These examples highlight two important lessons related to reputation management and the media. First, political leaders are no longer the only ones to have their personal lives catapulted to the front page; no one is safe from the scrutinizing eyes of the customers or shareholders. In fact, everything from financial records to emails to cell phone text messages can sometimes be fair game to the press thanks to the Freedom of Information Act.

Good reputation management involves being aware of the fact that nefarious activities in your personal life can easily cross-pollinate to news outlets and spread like a virus. It takes just one blow to your credibility to dismantle the years of hard work building that reputation.

Secondly, we learn how personal reputation is not the only concern in these scenarios. As shown from the Dunn and Petrino issues, organizations believe their image is tied to that of their employees. This is nothing new, as noted by Cees B.M. van Riel and Charles J. Fombrun in their 2007 publication, “Essentials of Corporate Communications.” They termed the phrase “media mania” to refer to this trend of how companies and their top executives now perform in the media spotlight. The book also states that chief executive officers in particular act as spiritual and emotional symbols of the organization, so it is especially important that these figures adhere to the same values and ethics of the companies they represent.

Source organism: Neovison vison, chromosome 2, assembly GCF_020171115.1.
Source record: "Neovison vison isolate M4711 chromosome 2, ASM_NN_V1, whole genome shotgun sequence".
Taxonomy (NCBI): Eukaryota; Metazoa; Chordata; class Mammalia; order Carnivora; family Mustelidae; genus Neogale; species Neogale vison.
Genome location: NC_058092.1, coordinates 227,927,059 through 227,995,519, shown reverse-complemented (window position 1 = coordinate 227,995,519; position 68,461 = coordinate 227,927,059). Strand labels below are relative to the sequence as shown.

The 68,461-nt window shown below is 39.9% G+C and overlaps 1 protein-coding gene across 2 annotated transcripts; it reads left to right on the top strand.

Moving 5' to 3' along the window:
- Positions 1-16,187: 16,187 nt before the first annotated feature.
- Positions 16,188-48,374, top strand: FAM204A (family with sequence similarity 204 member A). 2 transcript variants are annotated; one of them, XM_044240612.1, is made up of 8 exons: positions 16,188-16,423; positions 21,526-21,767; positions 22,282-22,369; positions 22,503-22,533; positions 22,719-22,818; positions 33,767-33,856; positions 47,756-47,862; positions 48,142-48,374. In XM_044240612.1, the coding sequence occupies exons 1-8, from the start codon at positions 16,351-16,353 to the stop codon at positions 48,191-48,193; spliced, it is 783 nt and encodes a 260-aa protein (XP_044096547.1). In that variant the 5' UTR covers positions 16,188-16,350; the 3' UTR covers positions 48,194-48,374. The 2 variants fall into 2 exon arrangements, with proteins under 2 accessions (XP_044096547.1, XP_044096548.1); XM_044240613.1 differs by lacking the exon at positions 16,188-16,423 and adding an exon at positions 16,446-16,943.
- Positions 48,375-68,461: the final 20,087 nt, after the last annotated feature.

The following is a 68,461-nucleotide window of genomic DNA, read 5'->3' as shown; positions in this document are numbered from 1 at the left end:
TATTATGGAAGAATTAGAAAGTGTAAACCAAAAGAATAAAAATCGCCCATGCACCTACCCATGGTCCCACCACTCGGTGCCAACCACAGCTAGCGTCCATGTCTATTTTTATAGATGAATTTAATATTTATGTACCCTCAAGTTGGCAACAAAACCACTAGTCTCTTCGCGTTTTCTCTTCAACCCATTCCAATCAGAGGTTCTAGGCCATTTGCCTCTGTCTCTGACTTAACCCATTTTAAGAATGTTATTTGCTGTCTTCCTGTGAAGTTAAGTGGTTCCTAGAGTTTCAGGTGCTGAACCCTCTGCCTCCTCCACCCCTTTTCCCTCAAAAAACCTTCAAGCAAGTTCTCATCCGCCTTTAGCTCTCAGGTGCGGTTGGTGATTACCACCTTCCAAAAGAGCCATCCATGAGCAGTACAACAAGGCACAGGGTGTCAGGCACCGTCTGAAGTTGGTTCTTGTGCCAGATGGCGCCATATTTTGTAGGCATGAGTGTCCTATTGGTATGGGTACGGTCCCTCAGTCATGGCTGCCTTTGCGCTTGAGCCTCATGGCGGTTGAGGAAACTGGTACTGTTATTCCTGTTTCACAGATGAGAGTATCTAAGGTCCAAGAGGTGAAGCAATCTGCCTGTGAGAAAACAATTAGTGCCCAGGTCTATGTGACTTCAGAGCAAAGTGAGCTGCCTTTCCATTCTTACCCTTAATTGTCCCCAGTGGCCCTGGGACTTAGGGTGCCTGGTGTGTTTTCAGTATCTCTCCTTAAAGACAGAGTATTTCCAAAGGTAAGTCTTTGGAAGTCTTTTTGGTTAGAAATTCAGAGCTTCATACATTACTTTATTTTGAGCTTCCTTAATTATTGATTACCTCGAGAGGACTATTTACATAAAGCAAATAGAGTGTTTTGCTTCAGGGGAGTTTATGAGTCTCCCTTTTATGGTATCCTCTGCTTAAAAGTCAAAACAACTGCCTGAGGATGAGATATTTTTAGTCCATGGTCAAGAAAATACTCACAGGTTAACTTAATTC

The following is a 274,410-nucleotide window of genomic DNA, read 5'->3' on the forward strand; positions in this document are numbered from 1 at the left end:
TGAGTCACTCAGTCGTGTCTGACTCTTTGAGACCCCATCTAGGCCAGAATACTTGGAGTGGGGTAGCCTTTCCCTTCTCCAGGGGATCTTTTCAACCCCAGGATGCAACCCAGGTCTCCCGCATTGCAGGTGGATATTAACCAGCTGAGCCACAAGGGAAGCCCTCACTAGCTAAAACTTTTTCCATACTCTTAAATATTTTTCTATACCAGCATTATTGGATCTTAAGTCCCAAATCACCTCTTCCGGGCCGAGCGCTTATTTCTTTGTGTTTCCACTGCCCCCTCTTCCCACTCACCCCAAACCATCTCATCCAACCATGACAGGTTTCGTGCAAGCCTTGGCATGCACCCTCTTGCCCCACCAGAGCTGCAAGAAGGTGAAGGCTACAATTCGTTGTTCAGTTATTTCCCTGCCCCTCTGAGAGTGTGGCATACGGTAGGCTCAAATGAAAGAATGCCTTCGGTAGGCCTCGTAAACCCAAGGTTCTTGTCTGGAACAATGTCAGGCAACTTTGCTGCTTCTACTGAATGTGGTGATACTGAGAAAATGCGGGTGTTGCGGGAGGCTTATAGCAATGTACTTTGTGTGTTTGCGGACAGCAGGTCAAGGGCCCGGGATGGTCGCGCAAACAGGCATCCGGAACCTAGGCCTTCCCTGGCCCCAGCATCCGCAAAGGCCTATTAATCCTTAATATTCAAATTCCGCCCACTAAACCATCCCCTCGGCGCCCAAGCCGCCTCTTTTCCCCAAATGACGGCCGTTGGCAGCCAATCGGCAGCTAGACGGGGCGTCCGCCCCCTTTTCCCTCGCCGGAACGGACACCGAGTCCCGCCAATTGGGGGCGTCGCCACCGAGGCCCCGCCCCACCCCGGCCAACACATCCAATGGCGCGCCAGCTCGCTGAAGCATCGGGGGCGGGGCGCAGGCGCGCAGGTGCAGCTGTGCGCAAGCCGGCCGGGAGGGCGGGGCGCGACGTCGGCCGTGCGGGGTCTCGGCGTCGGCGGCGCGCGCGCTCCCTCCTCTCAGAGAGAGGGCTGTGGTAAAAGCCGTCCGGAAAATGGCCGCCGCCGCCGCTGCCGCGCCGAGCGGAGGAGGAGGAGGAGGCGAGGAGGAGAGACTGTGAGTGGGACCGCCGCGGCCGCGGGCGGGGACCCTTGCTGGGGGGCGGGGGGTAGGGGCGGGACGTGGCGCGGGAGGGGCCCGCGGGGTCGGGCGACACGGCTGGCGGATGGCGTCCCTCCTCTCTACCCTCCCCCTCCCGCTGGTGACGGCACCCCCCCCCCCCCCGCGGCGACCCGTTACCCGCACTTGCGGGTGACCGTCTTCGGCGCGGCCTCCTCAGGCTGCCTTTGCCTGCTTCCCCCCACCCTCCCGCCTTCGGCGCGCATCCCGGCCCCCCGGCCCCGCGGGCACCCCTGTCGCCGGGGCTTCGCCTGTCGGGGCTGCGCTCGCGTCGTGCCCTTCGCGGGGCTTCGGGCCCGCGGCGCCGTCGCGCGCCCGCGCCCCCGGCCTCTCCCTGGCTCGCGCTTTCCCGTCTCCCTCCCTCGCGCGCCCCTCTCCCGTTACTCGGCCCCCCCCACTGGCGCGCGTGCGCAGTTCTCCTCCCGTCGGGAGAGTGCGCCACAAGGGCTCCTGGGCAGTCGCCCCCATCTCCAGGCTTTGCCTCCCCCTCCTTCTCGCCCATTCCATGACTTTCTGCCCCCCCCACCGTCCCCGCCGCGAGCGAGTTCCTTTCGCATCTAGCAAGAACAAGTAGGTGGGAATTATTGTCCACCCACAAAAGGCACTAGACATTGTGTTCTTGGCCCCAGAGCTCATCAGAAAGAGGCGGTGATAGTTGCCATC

In this day and age, technology has allowed media outlets to report and deliver news instantly, which means they are quick to pounce on breaking scandals in politics, corporations and even football fields. Organizations have certainly taken notice and become more critical with media monitoring and reputation management, showcasing how they may react to threats by removing scandal-plagued employees from payroll, like what Best Buy and the University of Arkansas did to their offenders.

It also helps if the immoral acts weren’t committed in the first place, either.

Carl’s Jr. and Hardee’s know how to spice-up their brand image

With so much advertisement constantly being produced, it can be difficult to target a specific demographic and receive the response your advertisements look for – difficult, that is, for everyone except Carl’s Jr. and Hardee’s.

Known for their racy ad campaigns featuring young female pop-culture icons, Carl’s Jr. and Hardee’s once again proved that they know who their target audience is, and they know how to capture their attention.

In the most recent Carl’s Jr. and Hardee’s campaign, Sports Illustrated model Kate Upton appears in a classic drive-thru setting, eating a spicy Southwestern Patty Melt. The ad features Upton reacting provocatively to the “hot” sandwich, prompting many ad viewers to feel the heat.